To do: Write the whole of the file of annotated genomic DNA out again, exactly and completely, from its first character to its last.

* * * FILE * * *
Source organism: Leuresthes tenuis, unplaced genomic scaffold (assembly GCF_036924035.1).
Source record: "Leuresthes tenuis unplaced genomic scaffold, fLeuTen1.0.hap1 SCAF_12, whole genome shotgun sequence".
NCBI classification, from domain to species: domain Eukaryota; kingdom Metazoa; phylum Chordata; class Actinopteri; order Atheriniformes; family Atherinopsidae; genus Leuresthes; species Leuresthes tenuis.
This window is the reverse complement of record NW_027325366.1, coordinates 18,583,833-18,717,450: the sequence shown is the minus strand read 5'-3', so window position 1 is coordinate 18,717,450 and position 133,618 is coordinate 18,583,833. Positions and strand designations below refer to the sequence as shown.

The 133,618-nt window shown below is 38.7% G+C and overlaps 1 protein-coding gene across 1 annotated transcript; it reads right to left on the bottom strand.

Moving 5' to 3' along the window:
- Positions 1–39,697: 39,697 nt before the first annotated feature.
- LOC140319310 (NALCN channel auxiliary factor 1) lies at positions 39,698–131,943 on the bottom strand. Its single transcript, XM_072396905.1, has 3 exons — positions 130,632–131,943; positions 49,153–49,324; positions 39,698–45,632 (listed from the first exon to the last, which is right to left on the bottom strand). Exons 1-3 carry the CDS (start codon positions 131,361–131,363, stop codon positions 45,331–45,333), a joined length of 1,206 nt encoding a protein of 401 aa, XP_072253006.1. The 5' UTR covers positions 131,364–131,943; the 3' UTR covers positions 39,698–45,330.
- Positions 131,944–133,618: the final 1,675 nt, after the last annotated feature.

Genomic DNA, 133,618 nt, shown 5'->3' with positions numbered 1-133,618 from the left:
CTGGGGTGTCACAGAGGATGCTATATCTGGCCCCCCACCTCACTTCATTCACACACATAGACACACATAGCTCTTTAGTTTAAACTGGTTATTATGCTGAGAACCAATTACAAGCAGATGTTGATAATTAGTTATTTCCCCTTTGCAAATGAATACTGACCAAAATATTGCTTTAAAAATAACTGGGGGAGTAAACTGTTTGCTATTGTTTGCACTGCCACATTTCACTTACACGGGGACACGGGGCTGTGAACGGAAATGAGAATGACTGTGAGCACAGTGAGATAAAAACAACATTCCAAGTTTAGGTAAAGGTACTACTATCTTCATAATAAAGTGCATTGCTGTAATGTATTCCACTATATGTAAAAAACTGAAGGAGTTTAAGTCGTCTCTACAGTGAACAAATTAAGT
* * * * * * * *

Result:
Source organism: Leuresthes tenuis, unplaced genomic scaffold (assembly GCF_036924035.1).
Source record: "Leuresthes tenuis unplaced genomic scaffold, fLeuTen1.0.hap1 SCAF_12, whole genome shotgun sequence".
NCBI classification, from domain to species: domain Eukaryota; kingdom Metazoa; phylum Chordata; class Actinopteri; order Atheriniformes; family Atherinopsidae; genus Leuresthes; species Leuresthes tenuis.
This window is the reverse complement of record NW_027325366.1, coordinates 18,583,833-18,717,450: the sequence shown is the minus strand read 5'-3', so window position 1 is coordinate 18,717,450 and position 133,618 is coordinate 18,583,833. Positions and strand designations below refer to the sequence as shown.

The 133,618-nt window shown below is 38.7% G+C and overlaps 1 protein-coding gene across 1 annotated transcript; it reads right to left on the bottom strand.

Moving 5' to 3' along the window:
- Positions 1–39,697: 39,697 nt before the first annotated feature.
- LOC140319310 (NALCN channel auxiliary factor 1) lies at positions 39,698–131,943 on the bottom strand. Its single transcript, XM_072396905.1, has 3 exons — positions 130,632–131,943; positions 49,153–49,324; positions 39,698–45,632 (listed from the first exon to the last, which is right to left on the bottom strand). Exons 1-3 carry the CDS (start codon positions 131,361–131,363, stop codon positions 45,331–45,333), a joined length of 1,206 nt encoding a protein of 401 aa, XP_072253006.1. The 5' UTR covers positions 131,364–131,943; the 3' UTR covers positions 39,698–45,330.
- Positions 131,944–133,618: the final 1,675 nt, after the last annotated feature.

Genomic DNA, 133,618 nt, shown 5'->3' with positions numbered 1-133,618 from the left:
CTGGGGTGTCACAGAGGATGCTATATCTGGCCCCCCACCTCACTTCATTCACACACATAGACACACATAGCTCTTTAGTTTAAACTGGTTATTATGCTGAGAACCAATTACAAGCAGATGTTGATAATTAGTTATTTCCCCTTTGCAAATGAATACTGACCAAAATATTGCTTTAAAAATAACTGGGGGAGTAAACTGTTTGCTATTGTTTGCACTGCCACATTTCACTTACACGGGGACACGGGGCTGTGAACGGAAATGAGAATGACTGTGAGCACAGTGAGATAAAAACAACATTCCAAGTTTAGGTAAAGGTACTACTATCTTCATAATAAAGTGCATTGCTGTAATGTATTCCACTATATGTAAAAAACTGAAGGAGTTTAAGTCGTCTCTACAGTGAACAAATTAAGT